It is too bad that it is Canada its taxpayers and courts that are being asked to pay the price for the risks taken by others.

    Our generosity has been exploited.

    ReplyDelete
  7. I don't think I'm trying to pin anything on the Harper Government. It is the actions of my government that has triggered the response so I focus my concerns on my government.

    If Harper wants to re-brand the whole government as the Harper Government, then how is it a slam or attack by calling our government the Harper Government? Furthermore, we have heard endlessly from the Harper Government about ministerial accountability so we can't now turn around and blame the civil servant. We have to be consistent here. He can't have it both ways.

    And this is not merely one civil servant off doing something on their own.

    Nor is it a mistake that anyone made in the past. So I'm not sure what blame is needed or called for.

    This is the government - the Harper Government - taking a position today in a court filing by the Harper Government that the marriage is not valid because of some foreign jurisdiction's laws.

    That is completely asinine. So much so that, fortunately, the Minister clarified this afternoon that that is not the position of the Harper Government and they will correct their error.

    They will also, or so he claims, amend the Divorce Act to allow for same sex spouses to divorce in Canada if they were married here. Now that is a surprise since, as I noted above, I don't think it should be.

    However, that announcement seems, frankly, more like damage control over a mistake by his Ministry in filing that application in court. I would be surprised if any amendments come forth after he's had the time to talk to experts.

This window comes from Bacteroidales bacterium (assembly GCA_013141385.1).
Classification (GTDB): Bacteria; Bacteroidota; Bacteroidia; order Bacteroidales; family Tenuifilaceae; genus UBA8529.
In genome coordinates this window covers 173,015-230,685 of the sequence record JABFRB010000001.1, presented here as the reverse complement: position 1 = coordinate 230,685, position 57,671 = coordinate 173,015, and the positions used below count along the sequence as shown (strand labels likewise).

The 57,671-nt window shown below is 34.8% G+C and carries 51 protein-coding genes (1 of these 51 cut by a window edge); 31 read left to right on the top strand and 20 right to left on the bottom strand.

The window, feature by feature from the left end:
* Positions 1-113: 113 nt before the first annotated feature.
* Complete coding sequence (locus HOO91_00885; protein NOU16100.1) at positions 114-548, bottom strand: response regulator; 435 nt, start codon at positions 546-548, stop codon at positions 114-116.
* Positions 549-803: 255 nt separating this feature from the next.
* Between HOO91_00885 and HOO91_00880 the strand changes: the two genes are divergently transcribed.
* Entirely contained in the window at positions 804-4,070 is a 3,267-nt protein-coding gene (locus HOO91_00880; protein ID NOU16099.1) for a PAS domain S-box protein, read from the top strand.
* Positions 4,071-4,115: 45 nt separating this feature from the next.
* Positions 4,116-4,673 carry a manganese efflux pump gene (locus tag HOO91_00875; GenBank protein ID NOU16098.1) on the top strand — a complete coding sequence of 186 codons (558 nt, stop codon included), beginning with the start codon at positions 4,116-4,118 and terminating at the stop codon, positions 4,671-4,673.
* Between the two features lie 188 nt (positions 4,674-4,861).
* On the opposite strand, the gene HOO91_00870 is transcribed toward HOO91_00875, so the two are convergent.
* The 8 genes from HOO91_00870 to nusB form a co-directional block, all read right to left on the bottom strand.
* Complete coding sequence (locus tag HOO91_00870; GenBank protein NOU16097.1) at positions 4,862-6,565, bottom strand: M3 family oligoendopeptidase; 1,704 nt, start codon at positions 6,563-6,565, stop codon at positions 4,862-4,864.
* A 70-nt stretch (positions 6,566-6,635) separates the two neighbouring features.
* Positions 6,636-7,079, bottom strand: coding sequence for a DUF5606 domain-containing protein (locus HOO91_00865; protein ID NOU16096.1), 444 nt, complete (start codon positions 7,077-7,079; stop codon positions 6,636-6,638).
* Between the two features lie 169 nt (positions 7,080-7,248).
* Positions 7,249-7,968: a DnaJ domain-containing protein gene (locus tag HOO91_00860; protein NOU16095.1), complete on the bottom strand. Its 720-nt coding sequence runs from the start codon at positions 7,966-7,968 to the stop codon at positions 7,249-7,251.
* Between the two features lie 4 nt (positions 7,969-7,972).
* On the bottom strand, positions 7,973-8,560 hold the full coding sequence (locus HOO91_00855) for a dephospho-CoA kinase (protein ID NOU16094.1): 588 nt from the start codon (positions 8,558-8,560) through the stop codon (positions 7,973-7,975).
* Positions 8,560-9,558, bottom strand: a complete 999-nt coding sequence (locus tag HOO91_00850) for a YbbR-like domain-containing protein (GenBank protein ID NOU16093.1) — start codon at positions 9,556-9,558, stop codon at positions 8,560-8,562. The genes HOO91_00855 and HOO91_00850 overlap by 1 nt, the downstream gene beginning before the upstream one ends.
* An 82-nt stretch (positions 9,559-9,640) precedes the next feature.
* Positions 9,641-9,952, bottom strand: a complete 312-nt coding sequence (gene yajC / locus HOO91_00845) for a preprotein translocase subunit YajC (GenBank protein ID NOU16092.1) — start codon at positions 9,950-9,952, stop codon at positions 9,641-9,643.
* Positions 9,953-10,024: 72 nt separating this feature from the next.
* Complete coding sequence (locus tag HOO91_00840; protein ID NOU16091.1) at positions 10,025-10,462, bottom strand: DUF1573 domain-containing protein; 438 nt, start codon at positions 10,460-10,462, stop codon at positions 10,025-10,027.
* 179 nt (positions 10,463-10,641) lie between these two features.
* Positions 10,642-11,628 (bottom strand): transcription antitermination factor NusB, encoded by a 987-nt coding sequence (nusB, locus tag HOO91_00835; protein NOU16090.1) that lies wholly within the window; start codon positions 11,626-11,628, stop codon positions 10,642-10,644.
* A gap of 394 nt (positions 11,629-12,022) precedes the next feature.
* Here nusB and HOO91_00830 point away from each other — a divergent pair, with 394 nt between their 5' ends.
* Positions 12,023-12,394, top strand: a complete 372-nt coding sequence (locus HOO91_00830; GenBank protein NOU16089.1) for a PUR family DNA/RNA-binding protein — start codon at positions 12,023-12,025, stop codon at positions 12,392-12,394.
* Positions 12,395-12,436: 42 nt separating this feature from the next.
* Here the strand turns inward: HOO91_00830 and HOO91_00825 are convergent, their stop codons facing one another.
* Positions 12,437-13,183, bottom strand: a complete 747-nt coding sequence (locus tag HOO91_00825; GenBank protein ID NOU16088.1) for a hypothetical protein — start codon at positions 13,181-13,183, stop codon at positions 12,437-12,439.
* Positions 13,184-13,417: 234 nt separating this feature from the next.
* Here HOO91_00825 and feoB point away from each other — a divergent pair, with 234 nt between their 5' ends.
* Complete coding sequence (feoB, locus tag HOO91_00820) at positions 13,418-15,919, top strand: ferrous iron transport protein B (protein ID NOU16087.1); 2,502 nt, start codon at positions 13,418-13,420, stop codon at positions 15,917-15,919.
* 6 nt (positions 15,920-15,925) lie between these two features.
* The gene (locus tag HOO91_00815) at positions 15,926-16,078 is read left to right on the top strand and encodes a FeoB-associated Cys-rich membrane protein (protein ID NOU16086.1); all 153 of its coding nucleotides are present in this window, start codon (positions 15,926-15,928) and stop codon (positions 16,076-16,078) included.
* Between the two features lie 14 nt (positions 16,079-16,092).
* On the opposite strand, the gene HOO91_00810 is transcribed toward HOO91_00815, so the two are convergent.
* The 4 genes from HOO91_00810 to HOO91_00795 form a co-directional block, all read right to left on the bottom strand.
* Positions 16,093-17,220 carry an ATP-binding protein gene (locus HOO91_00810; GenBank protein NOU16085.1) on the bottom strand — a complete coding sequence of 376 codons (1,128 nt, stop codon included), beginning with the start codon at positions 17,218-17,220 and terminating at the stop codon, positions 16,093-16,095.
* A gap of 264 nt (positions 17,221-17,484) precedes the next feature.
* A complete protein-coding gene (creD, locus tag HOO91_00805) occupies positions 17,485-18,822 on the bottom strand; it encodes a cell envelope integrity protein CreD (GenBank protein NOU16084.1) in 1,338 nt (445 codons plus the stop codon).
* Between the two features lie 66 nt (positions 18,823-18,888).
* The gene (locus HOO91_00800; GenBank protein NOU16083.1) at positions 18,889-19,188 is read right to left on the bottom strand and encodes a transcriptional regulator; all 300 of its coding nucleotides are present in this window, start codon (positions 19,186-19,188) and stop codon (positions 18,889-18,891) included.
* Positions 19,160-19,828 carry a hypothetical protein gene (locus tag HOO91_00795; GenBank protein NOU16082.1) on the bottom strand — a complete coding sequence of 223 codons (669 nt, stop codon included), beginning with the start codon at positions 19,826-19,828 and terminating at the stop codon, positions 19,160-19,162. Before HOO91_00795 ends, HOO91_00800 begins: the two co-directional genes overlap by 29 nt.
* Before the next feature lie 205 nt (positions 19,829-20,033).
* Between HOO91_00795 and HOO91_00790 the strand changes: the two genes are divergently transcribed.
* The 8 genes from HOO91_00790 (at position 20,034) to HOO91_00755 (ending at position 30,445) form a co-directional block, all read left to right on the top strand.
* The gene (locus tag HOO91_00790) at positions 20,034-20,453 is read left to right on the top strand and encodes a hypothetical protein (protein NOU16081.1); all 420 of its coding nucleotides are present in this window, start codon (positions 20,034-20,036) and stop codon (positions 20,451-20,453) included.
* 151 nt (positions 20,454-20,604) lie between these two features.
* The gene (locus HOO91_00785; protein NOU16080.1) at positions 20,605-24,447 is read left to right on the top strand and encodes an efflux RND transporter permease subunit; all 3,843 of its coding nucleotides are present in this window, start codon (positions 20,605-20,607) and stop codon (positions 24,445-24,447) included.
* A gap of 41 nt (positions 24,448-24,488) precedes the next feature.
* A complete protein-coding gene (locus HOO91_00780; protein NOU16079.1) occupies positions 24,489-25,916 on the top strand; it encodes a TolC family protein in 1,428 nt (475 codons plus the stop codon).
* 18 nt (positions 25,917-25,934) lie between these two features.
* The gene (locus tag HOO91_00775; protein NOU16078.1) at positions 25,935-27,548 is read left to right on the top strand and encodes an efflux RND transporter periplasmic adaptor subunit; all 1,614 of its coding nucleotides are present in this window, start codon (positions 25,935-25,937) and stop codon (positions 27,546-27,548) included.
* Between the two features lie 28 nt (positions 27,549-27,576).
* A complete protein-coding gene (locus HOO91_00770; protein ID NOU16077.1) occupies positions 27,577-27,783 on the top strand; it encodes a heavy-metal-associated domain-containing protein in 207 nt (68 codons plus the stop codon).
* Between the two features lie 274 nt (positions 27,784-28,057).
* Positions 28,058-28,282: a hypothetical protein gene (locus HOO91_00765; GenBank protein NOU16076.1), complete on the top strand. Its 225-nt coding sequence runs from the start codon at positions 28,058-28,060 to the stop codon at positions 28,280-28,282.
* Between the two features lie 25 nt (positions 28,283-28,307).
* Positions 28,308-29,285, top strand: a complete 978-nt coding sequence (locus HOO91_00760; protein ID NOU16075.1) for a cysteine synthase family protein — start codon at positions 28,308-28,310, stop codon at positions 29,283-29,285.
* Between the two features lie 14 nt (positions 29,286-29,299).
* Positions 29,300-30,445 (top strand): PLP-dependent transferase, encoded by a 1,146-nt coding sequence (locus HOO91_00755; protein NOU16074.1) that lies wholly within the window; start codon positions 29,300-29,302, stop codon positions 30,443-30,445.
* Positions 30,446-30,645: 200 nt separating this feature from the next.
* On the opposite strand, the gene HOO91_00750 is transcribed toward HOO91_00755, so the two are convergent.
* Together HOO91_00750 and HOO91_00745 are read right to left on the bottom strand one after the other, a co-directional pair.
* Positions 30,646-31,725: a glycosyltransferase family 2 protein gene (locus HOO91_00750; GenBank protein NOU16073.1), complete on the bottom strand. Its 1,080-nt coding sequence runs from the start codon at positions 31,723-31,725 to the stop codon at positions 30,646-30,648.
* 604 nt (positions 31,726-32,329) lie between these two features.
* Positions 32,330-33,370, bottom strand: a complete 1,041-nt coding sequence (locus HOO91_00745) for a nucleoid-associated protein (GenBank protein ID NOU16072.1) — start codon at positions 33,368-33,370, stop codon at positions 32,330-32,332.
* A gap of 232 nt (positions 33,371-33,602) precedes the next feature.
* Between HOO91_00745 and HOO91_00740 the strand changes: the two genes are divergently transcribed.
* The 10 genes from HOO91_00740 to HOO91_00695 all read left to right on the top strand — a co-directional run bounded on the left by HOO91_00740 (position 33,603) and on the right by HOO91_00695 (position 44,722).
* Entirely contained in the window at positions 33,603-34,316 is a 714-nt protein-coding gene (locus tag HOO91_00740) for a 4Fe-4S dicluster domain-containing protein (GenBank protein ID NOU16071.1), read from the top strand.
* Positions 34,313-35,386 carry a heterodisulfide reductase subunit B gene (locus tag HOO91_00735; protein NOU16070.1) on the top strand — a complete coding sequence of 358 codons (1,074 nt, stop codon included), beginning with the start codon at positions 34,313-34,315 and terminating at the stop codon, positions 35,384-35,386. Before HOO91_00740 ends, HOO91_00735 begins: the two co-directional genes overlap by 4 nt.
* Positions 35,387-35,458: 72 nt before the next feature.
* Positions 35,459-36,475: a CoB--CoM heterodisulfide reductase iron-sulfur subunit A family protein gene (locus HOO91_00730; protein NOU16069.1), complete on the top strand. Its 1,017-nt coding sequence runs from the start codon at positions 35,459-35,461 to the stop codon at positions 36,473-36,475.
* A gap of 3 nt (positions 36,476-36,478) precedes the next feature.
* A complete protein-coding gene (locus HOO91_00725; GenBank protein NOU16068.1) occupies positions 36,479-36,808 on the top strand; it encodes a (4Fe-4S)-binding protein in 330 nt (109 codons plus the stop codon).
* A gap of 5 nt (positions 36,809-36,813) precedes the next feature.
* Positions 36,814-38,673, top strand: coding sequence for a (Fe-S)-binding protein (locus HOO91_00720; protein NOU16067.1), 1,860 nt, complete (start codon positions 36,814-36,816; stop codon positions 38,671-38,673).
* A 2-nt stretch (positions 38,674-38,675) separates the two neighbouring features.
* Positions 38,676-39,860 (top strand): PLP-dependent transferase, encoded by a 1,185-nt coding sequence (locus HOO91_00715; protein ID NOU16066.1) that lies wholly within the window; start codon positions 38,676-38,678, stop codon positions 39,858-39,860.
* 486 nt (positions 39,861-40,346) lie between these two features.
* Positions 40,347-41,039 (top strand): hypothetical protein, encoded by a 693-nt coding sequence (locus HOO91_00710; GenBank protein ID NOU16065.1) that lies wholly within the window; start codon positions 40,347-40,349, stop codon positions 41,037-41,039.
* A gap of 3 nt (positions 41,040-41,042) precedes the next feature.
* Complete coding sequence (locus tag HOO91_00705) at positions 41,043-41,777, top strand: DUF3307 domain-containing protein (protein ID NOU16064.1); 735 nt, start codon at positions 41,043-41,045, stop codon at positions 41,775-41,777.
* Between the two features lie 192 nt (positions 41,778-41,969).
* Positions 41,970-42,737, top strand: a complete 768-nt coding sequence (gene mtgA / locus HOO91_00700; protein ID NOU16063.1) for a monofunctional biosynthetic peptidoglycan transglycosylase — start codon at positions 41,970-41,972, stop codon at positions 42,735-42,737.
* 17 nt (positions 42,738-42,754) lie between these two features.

Having said that, there are a bunch of issues that, while not catering to any particular group, have been highlighted by equal marriage.

    For example, another court case being considered right now is a UK "civil partnership". They don't call it marriage in the UK for political reasons and so when the couple moved here (they have residency) our courts said they can't divorce here because "civil partnership" is not "marriage". But of course they aren't residents in the UK any longer and can't get divorced there.

    This is my point #3 and I would welcome the Harper Government's action on helping out these couples who are caught between a rock and a hard place.

    A similar issue arises from a muslim who is legally married in the Middle East to multiple spouses and has moved here and wants to comply with our laws. How does such a person actually divorce or disentangle him or herself from such arrangements.

    ReplyDelete
  8. Ted Betts said...

    This is the government - the Harper Government - taking a position today in a court filing by the Harper Government that the marriage is not valid because of some foreign jurisdiction's laws.

    That is completely asinine.



    No, Ted. This is Canadian law AS IT STANDS, thanks to the Liberals. Get your facts straight before you post.


    So much so that, fortunately, the Minister clarified this afternoon that that is not the position of the Harper Government and they will correct their error.



    THEIR error, you say?

    Let's see what the Minister actually said, then:



    “This is a legislative gap left by the Liberal government of the day when the law was changed in 2005. The confusion and pain resulting from this gap, in my opinion, is completely unfair to those who are affected.

    “I want to make it very clear that in our government’s view these marriages should be valid. We will change the Civil Marriage Act so that any marriages performed in Canada that aren’t recognized in the couple’s home jurisdiction will be recognized in Canada.”



    Nice try, Ted.

    ReplyDelete

ShareThis